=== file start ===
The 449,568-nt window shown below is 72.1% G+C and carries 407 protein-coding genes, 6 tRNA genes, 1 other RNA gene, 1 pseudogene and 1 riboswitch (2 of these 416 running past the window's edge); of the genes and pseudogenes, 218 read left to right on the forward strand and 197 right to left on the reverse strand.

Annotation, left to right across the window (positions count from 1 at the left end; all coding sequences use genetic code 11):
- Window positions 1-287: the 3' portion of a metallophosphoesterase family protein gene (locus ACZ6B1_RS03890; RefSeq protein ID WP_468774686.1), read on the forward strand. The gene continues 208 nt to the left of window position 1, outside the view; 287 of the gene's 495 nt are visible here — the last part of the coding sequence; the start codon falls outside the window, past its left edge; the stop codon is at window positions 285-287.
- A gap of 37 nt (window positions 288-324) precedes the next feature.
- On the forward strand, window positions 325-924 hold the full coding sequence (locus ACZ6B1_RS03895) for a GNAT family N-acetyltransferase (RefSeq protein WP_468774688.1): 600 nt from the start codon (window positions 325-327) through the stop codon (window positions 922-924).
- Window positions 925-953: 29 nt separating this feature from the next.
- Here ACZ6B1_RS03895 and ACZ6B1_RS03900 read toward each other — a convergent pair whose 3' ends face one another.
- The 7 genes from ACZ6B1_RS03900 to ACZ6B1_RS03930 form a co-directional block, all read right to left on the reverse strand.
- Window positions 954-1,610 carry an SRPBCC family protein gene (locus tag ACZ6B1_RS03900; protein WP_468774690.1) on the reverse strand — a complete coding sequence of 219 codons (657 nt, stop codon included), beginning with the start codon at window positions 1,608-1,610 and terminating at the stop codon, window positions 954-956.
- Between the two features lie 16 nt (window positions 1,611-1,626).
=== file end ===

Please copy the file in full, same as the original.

The 449,568-nt window shown below is 72.1% G+C and carries 407 protein-coding genes, 6 tRNA genes, 1 other RNA gene, 1 pseudogene and 1 riboswitch (2 of these 416 running past the window's edge); of the genes and pseudogenes, 218 read left to right on the forward strand and 197 right to left on the reverse strand.

Annotation, left to right across the window (positions count from 1 at the left end; all coding sequences use genetic code 11):
- Window positions 1-287: the 3' portion of a metallophosphoesterase family protein gene (locus ACZ6B1_RS03890; RefSeq protein ID WP_468774686.1), read on the forward strand. The gene continues 208 nt to the left of window position 1, outside the view; 287 of the gene's 495 nt are visible here — the last part of the coding sequence; the start codon falls outside the window, past its left edge; the stop codon is at window positions 285-287.
- A gap of 37 nt (window positions 288-324) precedes the next feature.
- On the forward strand, window positions 325-924 hold the full coding sequence (locus ACZ6B1_RS03895) for a GNAT family N-acetyltransferase (RefSeq protein WP_468774688.1): 600 nt from the start codon (window positions 325-327) through the stop codon (window positions 922-924).
- Window positions 925-953: 29 nt separating this feature from the next.
- Here ACZ6B1_RS03895 and ACZ6B1_RS03900 read toward each other — a convergent pair whose 3' ends face one another.
- The 7 genes from ACZ6B1_RS03900 to ACZ6B1_RS03930 form a co-directional block, all read right to left on the reverse strand.
- Window positions 954-1,610 carry an SRPBCC family protein gene (locus tag ACZ6B1_RS03900; protein WP_468774690.1) on the reverse strand — a complete coding sequence of 219 codons (657 nt, stop codon included), beginning with the start codon at window positions 1,608-1,610 and terminating at the stop codon, window positions 954-956.
- Between the two features lie 16 nt (window positions 1,611-1,626).